News and Press Releases

United States Attorney Jenny A. Durkan
Western District of Washington

Indictment Follows November 2010 Searches with Hundreds of Firearms Seized

May 2, 2011

Seattle - Four men were charged in three separate indictments late last week by a federal grand jury following a lengthy undercover investigation into illegal firearms sales at gun shows. Agents from the Bureau of Alcohol, Tobacco, Firearms & Explosives (ATF) have been investigating those who violate gun sale regulations by using the gun shows for frequent and repetitive selling of firearms for profit. Those who are engaged in the business of selling firearms for profit are required to become a Federal Firearms Licensed Dealer (FFL). None of those indicted held a current Federal Firearms Dealer License.

The grand jury indicted ROY ALLOWAY, 56, of Belfair, Washington, for unlawful dealing in firearms. KENNETH GUSSONI, 55, or Bremerton, Washington and MARK SKILES, 46, of Belfair, Washington, were indicted for conspiracy to unlawfully deal in firearms and one count of unlawful dealing in firearms. GUSSONI is also charged with possessing an illegal silencer and possessing a firearm with an obliterated serial number. DAVID DEVENNY, 68, of Olympia, Washington, was indicted for unlawful dealing in firearms and two counts of selling firearms to a prohibited person. DEVENNY was arrested in November 2010, following the sale of a gun to a prohibited person working with law enforcement.

“Gun shows are legal, but funneling illegal gun sales through gun shows is not,” said U.S. Attorney Jenny A. Durkan. “Illegal gun sales allow guns to get in the wrong hands and blocks our ability to trace guns used in violent crimes. These defendants knew better, but put their profit ahead of the safety of the community.”

The indictments reveal the men were purchasing hundreds of guns from Federal Firearms Licensed Dealers and selling them at various gun shows. ALLOWAY purchased nearly 400 guns from three different FFLs between January 2005 and November 2010. ALLOWAY sold guns to undercover ATF agents at three different gun shows in 2009. SKILES and GUSSONI purchased approximately 117 guns from licensed dealers in 2009 and 2010, and repeatedly sold firearms to undercover agents at six different gun shows in Monroe, Centralia and Puyallup. DEVENNY purchased about 60 firearms in 2009-2010 and sold guns to undercover agents at gun shows in Centralia and Puyallup and from his home in Olympia.

When a Federal Firearms Licensed dealer (FFL) sells a weapon, he is required to fill out certain forms and conduct a background check. These forms help law enforcement trace guns subsequently used in crimes. The forms are not filled out by private sellers at gun shows.

In the course of the investigation 229 guns were seized, including three machine guns. Agents also seized military grade explosives, grenades, a silencer and tear gas pen guns. The indictment seeks to forfeit these items to the government.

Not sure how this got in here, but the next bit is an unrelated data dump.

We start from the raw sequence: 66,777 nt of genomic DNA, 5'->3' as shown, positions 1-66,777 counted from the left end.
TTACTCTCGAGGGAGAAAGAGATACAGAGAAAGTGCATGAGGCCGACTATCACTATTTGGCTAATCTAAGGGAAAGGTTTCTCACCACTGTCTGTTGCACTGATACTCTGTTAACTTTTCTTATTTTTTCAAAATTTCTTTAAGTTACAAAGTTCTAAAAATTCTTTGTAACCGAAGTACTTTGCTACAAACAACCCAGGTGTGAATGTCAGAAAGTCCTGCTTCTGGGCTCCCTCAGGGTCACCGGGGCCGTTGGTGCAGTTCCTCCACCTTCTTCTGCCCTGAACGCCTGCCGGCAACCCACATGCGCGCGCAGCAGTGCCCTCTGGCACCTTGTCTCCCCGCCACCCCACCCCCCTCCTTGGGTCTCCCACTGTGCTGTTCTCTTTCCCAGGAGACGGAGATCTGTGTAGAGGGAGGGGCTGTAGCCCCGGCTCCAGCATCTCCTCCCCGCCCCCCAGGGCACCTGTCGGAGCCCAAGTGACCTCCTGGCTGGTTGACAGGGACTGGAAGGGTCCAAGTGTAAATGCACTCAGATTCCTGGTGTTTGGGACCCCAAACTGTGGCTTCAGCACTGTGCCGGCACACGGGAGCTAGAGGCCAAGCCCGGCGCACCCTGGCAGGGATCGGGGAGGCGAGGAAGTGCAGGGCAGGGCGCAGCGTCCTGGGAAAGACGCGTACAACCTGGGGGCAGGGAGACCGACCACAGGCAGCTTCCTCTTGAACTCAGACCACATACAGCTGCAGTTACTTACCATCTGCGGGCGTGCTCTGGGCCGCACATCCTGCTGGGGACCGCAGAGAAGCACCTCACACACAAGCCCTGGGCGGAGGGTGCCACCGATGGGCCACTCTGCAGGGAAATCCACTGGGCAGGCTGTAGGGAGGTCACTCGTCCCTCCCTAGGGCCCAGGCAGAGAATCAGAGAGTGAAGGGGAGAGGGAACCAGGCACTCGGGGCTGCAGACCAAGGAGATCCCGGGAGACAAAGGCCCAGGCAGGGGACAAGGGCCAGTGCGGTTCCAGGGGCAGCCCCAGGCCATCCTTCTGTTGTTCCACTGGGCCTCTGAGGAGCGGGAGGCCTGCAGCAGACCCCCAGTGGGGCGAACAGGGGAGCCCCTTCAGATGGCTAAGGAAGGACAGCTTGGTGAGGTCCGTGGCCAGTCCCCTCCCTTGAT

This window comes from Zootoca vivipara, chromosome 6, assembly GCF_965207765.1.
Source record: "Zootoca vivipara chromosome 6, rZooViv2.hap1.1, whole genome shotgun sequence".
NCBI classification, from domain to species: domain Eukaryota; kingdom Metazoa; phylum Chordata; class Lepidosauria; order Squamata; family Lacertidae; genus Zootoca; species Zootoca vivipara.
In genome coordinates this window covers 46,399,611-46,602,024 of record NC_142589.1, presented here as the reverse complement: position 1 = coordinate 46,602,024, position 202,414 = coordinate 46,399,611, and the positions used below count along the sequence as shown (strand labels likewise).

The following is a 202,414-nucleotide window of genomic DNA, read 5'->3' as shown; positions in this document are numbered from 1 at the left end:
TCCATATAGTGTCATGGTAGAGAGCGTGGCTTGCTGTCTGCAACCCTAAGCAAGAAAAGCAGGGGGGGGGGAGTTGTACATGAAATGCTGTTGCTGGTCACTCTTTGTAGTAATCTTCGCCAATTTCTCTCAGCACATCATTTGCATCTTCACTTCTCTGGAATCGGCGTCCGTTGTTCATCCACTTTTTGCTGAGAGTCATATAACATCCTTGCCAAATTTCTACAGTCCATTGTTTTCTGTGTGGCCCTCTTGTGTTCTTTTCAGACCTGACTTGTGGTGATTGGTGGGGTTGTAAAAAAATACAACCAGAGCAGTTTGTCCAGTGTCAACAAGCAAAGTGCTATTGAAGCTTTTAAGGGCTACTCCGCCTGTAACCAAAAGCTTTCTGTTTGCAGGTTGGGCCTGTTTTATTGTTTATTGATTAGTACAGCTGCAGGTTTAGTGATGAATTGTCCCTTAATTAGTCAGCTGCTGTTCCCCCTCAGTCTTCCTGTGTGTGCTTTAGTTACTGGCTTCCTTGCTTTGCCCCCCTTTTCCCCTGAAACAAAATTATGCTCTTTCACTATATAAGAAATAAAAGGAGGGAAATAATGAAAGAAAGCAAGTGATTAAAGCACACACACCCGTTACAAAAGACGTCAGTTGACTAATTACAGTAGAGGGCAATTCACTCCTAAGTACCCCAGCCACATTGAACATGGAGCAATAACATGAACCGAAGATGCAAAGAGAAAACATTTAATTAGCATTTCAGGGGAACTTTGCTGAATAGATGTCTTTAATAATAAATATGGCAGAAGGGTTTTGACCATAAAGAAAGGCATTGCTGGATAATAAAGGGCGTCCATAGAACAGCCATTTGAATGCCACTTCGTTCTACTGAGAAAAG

“This indictment should send a very clear message. The illegal selling and trafficking of firearms will not be tolerated on any level,” said ATF Special Agent in Charge Kelvin Crenshaw. “ATF will continue to actively investigate and pursue those who feed the illegal supply of guns that impact our streets, threaten innocent lives and endanger our communities.”

During the long-term investigation, undercover ATF agents made a series of purchases at gun shows throughout Western Washington. The investigation revealed that some sellers at gun shows were dealing large quantities of guns for profit. While private collectors are allowed to sell guns from their personal collection without becoming a licensed dealer, these sales did not comport with the requirements for private collection sales. In the instances described in the indictment and other court documents, the guns were held by the seller for a very brief period of time – days or weeks – and then were sold at gun shows. The guns never became part of any “collection.” By claiming they were only participating in “private party” sales, these sellers avoided filing paperwork related to the gun sales. In many instances the sellers spoke openly about their efforts to circumvent federal law.

DEVENNY was arrested in November 2010, after selling a firearm to a convicted felon. In recorded conversations, DEVENNY admitted to undercover law enforcement officers that he had been notified by Seattle Police that a gun previously owned by him was used to murder Officer Timothy Brenton on October 31, 2009. DEVENNY stated he remembered selling the gun at a gun show in Puyallup, but did not recall who purchased it. Investigators believe the gun was sold one week before Officer Brenton was killed. The shooter, Christopher Monfort, goes on trial for aggravated murder this year.

The defendants have been summoned to appear for arraignment in U.S. District Court in Tacoma on May 9, 2011.

The charges contained in the indictment are only allegations. A person is presumed innocent unless and until he or she is proven guilty beyond a reasonable doubt in a court of law.

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